Dawes, Cruickshanks, Moore, Edmondson-Jones, McCormack, Fortnum, Munro (2014)

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Cigarette Smoking, Passive Smoking, Alcohol Consumption, and Hearing Loss, is a 2014 paper purporting to find connections between smoking, drinking and hearing loss.

From the summary linked above (edited):

The study sample was a subset of the UK Biobank Resource, 164,770 adults aged between 40 and 69 years who completed a speech-in-noise hearing test.

Hearing loss was defined as speech recognition in noise in the better ear poorer than 2 standard deviations below the mean with reference to young normally hearing listeners.

Those who consume alcohol were less likely to have a hearing loss than lifetime teetotalers. The association was similar across three levels of consumption by volume of alcohol.

The results suggest that lifestyle factors may moderate the risk of hearing loss. Alcohol consumption was associated with a protective effect. Quitting or reducing smoking and avoiding passive exposure to tobacco smoke may also help prevent or moderate age-related hearing loss.[1]

However there are a few issues with the research as reported in the MSM. From Science Daily[2] for example:

Giving up or reducing smoking and avoiding passive exposure to tobacco smoke may reduce your risk of hearing loss, new research shows.

Note the use of the weasel word "may." And "hearing loss" - as opposed to "going deaf" which is what most people will think when they first read this in the MSM.

Smokers and passive smokers more likely to suffer hearing loss, study shows

Current smokers have a 15.1% higher odds of hearing loss than non-smokers The University of Manchester study, funded by Action on Hearing Loss, Medical Research Council and the National Institute for Health Research, found.

  • This is relying on the principle of small numbers to exaggerate a problem. If 10 non-smokers out of 1,000 would normally suffer hearing loss, then 11 or 12 smokers out of 1,000 could be expected, according to this research, to suffer.
  • Since anti-smokers claim that any smoking research cannot be believed, or is unduly biased, if it's funded by PMI, then by equivilance, this study can also be 'not be believed, and/or is unduly biased' because it's funded by Action on Hearing Loss - they have an interest in seeing that this study produce an effect that they have an interest in.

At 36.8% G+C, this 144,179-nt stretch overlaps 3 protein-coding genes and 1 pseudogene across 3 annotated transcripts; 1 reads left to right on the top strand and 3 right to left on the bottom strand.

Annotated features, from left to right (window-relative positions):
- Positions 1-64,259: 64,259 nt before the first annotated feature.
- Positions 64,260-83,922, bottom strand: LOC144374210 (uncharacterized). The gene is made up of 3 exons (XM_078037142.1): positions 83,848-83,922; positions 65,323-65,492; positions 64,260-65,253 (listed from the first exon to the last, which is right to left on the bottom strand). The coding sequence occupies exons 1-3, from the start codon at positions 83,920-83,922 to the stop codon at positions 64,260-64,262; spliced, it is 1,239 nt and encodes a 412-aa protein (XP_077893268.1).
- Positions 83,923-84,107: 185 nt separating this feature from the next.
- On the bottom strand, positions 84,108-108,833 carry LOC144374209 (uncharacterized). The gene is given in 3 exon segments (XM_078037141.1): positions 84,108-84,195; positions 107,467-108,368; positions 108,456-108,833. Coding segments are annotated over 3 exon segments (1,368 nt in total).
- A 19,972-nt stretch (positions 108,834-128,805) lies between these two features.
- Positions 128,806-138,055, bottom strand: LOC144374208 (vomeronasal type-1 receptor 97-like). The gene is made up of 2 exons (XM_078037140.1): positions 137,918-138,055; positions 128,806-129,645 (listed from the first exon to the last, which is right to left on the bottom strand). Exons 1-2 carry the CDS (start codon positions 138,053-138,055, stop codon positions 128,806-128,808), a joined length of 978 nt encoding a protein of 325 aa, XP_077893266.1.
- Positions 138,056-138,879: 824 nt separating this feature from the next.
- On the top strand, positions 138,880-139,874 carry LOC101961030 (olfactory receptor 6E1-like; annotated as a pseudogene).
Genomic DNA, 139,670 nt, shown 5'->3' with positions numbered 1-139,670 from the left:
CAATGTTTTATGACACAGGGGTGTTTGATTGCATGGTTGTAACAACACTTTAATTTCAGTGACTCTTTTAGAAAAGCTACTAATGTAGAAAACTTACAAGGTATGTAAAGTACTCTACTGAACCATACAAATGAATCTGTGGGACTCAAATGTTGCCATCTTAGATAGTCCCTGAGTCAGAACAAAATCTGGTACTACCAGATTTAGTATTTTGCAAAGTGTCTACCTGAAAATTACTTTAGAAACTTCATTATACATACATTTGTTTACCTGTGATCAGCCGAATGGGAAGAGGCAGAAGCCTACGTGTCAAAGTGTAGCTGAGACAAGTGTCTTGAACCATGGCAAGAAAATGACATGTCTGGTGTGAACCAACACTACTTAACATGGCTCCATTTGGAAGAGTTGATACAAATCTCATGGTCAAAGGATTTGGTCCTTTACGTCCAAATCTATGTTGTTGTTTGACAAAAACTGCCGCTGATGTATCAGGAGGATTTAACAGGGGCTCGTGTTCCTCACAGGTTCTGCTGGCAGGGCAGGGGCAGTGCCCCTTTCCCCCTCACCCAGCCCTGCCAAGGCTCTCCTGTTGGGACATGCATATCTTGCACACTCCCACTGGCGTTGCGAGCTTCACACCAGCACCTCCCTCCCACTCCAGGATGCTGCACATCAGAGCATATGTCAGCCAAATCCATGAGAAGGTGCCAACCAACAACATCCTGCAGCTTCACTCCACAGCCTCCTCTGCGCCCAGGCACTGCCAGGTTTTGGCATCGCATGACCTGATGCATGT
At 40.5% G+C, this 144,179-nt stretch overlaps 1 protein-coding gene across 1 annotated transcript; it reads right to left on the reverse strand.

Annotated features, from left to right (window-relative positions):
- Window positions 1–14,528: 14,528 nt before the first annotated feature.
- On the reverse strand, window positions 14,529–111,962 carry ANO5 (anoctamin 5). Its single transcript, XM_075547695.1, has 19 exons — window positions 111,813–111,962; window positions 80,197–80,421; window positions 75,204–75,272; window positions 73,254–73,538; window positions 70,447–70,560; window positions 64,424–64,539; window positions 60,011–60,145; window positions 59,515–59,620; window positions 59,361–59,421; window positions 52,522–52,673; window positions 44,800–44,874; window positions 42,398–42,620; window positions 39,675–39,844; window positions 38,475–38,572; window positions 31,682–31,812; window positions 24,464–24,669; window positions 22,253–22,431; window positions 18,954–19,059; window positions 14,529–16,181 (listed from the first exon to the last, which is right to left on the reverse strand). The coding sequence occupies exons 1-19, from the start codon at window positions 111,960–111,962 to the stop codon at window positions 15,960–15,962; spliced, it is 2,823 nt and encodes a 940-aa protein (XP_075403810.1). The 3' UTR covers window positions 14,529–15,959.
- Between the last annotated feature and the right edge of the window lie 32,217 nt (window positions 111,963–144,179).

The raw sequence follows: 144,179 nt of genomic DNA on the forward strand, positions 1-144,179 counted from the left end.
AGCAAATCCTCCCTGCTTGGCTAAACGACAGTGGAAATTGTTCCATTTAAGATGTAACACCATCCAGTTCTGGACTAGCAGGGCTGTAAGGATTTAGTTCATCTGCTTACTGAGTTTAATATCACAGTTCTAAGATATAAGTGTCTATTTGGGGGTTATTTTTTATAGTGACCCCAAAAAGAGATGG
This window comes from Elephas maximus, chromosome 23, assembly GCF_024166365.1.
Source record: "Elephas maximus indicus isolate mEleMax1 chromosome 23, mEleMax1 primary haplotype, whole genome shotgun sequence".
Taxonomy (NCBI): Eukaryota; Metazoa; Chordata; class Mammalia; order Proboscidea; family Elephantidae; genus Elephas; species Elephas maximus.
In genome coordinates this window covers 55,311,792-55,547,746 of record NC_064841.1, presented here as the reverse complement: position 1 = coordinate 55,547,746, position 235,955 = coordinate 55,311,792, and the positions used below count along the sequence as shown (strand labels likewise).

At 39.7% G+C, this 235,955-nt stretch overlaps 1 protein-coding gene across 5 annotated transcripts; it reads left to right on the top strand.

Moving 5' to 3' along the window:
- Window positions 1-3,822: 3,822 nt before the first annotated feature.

Passive smoking also increased the likelihood of hearing loss by 28%.

Since SHS hasn't been shown elsewhere to be actually a thing, how it can cause worse symptoms on non-smokers than on the actual smokers themselves is a wonder!

But ex-smokers had a slightly reduced risk of going deaf -- which may be because once they quit they adopt a more healthy life style overall.

.. and what about otherwise 'healthy' smokers? This is a study in contradictions.

The link between smoking and hearing loss is still unclear but many smokers also often had heart disease.

So, non-smokers who had heart disease... were they looked at in the study? If not, why not?

Dr Dawes added: "We are not sure if toxins in tobacco smoke affect hearing directly, or whether smoking-related cardiovascular disease causes microvascular changes that impact on hearing, or both."

Or neither - they just aren't sure. But didn't want to say that bit. I could offer "incompetent execution of the research/experiments" as a more plausable explanation, but that would be mean of me.

The increased risk among passive smokers -- higher than that for smokers -- could be because smokers were compared to both complete non-smokers and passive non-smokers but passive smokers were only compared to non-smokers.

Or they could be just grasping at straws. They "are not sure."

"Hearing loss is often viewed as an inevitable consequence of aging, but as the research published today shows, this may not always be the case. Giving up smoking and protecting your ears from loud noise are two practical steps people can take today to prevent hearing loss later in life."

"May not always be the case..." Or could always be the case. They "are not sure."

And I note that the alcohol factor mentioned in the first link wasn't even addressed by the Science Daily article. I don't expect it to be mentioned too widely in the other MSM articles that will come out.

Authors

References